Anatomical Science International

, Volume 93, Issue 4, pp 559–562 | Cite as

The middle rectal artery arising from the lateral sacral artery

  • Satoru HonmaEmail author
  • Takahiro Sonomura
Case Report


A middle rectal artery arising from the lateral sacral artery (MRAls) in the right pelvis of a 99-year-old male was observed. Although variations of the origin of the middle rectal artery have been reported on many occasions, there are few descriptions of the trajectory in the literature. In our case, the MRAls branched from the lateral sacral artery on the sacral surface close to the third sacral sympathetic ganglion and immediately penetrated the third sacral splanchnic nerve and the parasympathetic pelvic splanchnic nerve from the ventral ramus of the forth sacral nerve. The MRAls entered in the lateral wall of the rectal ampulla without giving off a prostatic branch. Preservation of the pelvic autonomic nerves are crucial in rectal cancer excision to preserve the autonomic functions. The close topography of the MRAls to the origin of the fine autonomic nerves should be noted.


Arterial variation Autonomic nerves Lateral sacral artery Middle rectal artery Pelvic plexus 



This study is supported by Grants-in-Aid from the Japan Society for the Promotion of Science #26350592.

Compliance with ethical standards

Conflict of interest

The authors declare that they have no conflict of interest.


  1. Adachi B (1928) Das Arteriensystem der Japaner, vol II. Maruzen, KyotoGoogle Scholar
  2. Bilhim T, Pereira JA, Tinto HR et al (2013) Middle rectal artery: myth or reality? Retrospective study with CT angiography and digital subtraction angiography. Surg Radiol Anat 35:517–522CrossRefPubMedGoogle Scholar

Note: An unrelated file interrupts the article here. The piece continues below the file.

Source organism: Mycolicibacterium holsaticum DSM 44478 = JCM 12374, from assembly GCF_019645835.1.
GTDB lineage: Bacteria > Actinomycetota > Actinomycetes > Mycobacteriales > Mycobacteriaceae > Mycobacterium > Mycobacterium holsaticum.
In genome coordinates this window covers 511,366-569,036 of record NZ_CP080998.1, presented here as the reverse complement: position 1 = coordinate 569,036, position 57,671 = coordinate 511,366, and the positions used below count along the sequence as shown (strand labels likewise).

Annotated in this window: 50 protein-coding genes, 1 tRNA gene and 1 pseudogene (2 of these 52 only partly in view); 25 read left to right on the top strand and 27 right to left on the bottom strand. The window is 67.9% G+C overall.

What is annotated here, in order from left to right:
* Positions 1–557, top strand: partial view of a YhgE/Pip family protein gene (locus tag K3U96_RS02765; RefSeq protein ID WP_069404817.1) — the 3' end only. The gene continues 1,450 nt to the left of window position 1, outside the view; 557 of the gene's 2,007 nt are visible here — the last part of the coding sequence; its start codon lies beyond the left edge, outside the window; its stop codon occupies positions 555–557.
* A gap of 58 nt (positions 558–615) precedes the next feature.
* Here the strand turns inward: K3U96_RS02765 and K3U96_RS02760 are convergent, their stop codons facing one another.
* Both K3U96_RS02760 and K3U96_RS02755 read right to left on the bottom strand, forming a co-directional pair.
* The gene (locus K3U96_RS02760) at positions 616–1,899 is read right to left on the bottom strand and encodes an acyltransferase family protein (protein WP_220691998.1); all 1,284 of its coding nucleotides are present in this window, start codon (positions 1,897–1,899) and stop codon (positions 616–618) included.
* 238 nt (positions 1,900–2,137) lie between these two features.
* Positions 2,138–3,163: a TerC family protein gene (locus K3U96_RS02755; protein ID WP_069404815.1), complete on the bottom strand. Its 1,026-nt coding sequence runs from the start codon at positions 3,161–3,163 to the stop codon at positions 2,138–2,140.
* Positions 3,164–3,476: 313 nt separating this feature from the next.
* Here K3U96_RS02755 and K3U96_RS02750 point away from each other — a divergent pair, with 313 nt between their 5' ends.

3. Borley NR (2008) Abdomen and pelvis. In: Standring S (ed) Gray’s anatomy, 40th edn. Elsevier Churchill Livingstone, London, pp 1087–1137Google Scholar
  4. DiDio LJA, Diaz-Franco C, Schemainda R, Bezerra AJC (1986) Morphology of the middle rectal arteries. A study of 30 cadaveric dissections. Surg Radiol Anat 8:229–236CrossRefPubMedGoogle Scholar
  5. Dubreuil-Chambardel L (1925) Traité des variations du système artériel. Variations des artères de pelvis et du membre inférieur. Masson et Cie, ParisGoogle Scholar
  6. Havenga K, De Ruiter MC, Enker WE, Welvaart K (1996) Anatomical basis of autonomic nerve-preserving total mesorectal excision for rectal cancer. Br J Surg 83:384–388CrossRefPubMedGoogle Scholar
  7. Kiyomatsu T, Ishihara S, Murono K et al (2017) Anatomy of the middle rectal artery: a review of the historical literature. Surg Today 47(1):14–19CrossRefPubMedGoogle Scholar
  8. Moore KL, Persaud TVN, Torchia MG (2016) The developing human, 10th edn. Elsevier, PhiladelphiaGoogle Scholar
  9. Parsons FG, Keith A (1897) Sixth annual report of the committee of collective investigation of the Anatomical Society of Great Britain and Ireland, 1895–1896. J Anat Physiol 31:31–44Google Scholar
  10. Sato K, Sato T (1991) The vascular and neuronal composition of the lateral ligament of the rectum and the rectosacral fascia. Surg Radiol Anat 13:17–22CrossRefPubMedGoogle Scholar

Copyright information

© Japanese Association of Anatomists 2018

Authors and Affiliations

  1. 1.Department of Anatomy, School of MedicineKanazawa Medical UniversityKahokuJapan
  2. 2.Department of Oral AnatomyAsahi University School of DentistryMizuhoJapan

Personalised recommendations